The Problem of Grade in Pre-Conquest Vernacular Minuscule, c. 1060-1220

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It is often asserted that writing in English had lower status than Latin during the twelfth century. However, palaeographers have generally established the characteristics of lower-grade script by looking at Caroline minuscule used for Latin, and this has lead to vernacular script seeming lower-grade than it probably was. This article seeks to establish new criteria for formality in vernacular script by studying cartularies with charters in Latin but boundary-clauses in English. Differences in scribal practice when writing each language are analysed, and the relationship between the (Latin) bodies and (vernacular) bounds are addressed, particularly in a twelfth-century cartulary from Evesham in which many of the Latin portions of the texts were erased, leaving just the English.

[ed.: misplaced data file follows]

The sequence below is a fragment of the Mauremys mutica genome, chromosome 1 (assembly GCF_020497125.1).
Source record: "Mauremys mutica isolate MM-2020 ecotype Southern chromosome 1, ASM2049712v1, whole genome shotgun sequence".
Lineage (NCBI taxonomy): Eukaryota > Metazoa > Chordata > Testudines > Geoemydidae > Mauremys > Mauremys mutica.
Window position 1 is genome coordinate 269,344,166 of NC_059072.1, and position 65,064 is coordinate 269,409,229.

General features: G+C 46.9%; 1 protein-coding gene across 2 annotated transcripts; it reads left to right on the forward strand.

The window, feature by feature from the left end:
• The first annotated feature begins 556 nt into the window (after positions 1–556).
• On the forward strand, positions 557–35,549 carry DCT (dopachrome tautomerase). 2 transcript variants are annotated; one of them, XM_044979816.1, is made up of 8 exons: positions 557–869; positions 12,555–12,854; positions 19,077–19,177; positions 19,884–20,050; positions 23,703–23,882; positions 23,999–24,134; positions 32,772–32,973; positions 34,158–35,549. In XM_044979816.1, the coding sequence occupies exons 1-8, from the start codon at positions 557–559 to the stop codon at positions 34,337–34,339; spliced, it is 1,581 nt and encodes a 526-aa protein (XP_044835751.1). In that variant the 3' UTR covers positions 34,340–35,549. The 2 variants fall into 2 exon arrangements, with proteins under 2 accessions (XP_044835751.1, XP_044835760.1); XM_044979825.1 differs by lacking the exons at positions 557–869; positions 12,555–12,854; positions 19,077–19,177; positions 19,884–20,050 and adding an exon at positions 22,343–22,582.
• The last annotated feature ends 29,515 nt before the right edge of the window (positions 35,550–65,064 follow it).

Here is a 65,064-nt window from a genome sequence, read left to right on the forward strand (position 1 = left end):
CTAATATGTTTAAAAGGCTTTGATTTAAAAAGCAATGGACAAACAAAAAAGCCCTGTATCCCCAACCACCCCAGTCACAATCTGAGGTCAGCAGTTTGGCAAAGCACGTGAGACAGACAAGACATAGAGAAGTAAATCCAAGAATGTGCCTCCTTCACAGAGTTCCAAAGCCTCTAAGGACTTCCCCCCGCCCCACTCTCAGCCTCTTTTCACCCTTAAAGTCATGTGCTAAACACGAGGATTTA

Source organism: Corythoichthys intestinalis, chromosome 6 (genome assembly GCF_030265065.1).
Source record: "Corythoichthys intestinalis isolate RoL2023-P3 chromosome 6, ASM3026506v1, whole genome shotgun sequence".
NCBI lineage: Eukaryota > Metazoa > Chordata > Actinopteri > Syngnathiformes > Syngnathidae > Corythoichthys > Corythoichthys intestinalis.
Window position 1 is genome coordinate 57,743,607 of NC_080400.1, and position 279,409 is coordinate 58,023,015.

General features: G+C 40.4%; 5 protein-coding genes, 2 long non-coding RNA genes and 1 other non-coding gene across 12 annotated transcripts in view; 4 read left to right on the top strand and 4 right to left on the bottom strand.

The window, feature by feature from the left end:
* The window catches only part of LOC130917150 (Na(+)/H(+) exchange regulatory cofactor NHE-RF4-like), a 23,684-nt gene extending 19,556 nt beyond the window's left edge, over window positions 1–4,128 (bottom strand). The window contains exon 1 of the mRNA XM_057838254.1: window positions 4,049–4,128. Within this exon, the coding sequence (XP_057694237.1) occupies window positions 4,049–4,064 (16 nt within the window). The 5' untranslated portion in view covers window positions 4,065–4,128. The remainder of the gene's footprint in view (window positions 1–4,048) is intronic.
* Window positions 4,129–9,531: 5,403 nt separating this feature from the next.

Original languageEnglish
Article numberN/A
Pages (from-to)23-47
Number of pages25
JournalNew Medieval Literatures
Issue number13
Publication statusPublished - 2011


  • Palaeography
  • script grade
  • cartularies
  • charter bounds
  • English Vernacular minuscule
  • Caroline minuscule
  • Anglo-Saxon History
  • Evesham


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